Sunday, 22 September 2013


The new thriller serial Orphan Black from BBC Worldwide North America centres on the theme of multiple human clones, presumably using the same technique as produced Dolly the sheep. From the artistic point of view, it's probably better that the exact mechanism is not described in detail. However, I trust that the series will gradually uncover and discuss the motivation behind the secret cloning programme, along with the expected thrills and other revelations. Certainly, if I were an evil genius I would want a production line of attractive young women as in Orphan Black, not a generation of new Hitlers.

Natural Selection, a TV movie starring C Thomas Howell, also turned on the plot device of cloning. It came out two years before Dolly was born and I wonder whether writers Todd Slavkin and Darren Swimmer were au fait with the research at the Roslin Institute. They were certainly tech-savvy enough to create a realistic depiction of the work of a computer programmer, rare for Hollywood in those times.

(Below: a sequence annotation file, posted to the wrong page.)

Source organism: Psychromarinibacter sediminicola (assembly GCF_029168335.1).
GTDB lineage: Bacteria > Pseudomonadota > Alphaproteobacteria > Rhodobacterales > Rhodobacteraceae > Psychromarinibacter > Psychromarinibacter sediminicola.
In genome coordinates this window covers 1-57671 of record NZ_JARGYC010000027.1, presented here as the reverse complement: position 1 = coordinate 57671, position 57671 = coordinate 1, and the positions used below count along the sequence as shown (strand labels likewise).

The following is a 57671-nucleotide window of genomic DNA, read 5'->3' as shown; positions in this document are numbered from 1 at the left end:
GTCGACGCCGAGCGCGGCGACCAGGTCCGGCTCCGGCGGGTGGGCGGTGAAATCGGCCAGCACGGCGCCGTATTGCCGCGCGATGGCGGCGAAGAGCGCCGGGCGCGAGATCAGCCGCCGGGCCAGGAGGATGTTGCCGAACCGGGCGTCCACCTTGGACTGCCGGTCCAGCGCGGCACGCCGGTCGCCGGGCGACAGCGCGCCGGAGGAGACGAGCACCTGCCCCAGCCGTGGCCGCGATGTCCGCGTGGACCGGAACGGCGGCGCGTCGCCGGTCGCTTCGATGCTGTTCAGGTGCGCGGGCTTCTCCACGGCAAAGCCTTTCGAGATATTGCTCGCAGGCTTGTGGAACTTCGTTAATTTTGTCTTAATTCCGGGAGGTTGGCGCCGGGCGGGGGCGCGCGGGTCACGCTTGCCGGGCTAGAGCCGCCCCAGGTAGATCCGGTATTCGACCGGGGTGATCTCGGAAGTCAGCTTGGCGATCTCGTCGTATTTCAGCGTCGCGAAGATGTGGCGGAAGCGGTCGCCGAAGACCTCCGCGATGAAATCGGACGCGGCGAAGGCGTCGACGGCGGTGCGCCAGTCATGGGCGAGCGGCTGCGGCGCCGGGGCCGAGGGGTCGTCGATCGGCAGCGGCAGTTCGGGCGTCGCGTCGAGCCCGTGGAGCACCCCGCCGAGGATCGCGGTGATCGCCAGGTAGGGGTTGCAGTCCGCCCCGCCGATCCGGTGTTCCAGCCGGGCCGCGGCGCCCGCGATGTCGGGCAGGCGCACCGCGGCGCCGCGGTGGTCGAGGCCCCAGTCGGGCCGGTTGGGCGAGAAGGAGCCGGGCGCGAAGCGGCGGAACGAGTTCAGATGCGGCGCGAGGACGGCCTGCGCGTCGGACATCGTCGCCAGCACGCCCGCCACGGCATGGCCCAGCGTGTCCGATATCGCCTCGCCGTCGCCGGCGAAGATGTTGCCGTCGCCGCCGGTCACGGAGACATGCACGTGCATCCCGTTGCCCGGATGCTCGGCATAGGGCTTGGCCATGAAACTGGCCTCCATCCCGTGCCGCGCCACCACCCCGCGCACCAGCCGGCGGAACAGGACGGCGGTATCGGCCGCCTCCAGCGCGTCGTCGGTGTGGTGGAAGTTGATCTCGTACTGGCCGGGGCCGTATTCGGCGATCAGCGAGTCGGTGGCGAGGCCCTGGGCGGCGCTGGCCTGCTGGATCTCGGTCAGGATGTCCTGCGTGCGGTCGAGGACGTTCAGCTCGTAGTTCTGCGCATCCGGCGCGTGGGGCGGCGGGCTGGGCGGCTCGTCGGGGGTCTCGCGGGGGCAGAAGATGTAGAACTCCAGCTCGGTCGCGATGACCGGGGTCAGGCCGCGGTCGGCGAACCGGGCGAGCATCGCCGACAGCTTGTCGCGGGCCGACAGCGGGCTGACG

Life and art are converging. Ten years ago, commercial cloning of pets began. Recently, an outstanding eventing horse has also been cloned. It is not clear whether the problem of premature ageing, as shown in Dolly and her fellows, has been solved. If this is not inherent in the process, and the difficulty of maintaining the integrity of DNA during transfer can be overcome, then I believe that in most of our lifetimes, some scientific institute is going to ignore ethics and produce a human clone.

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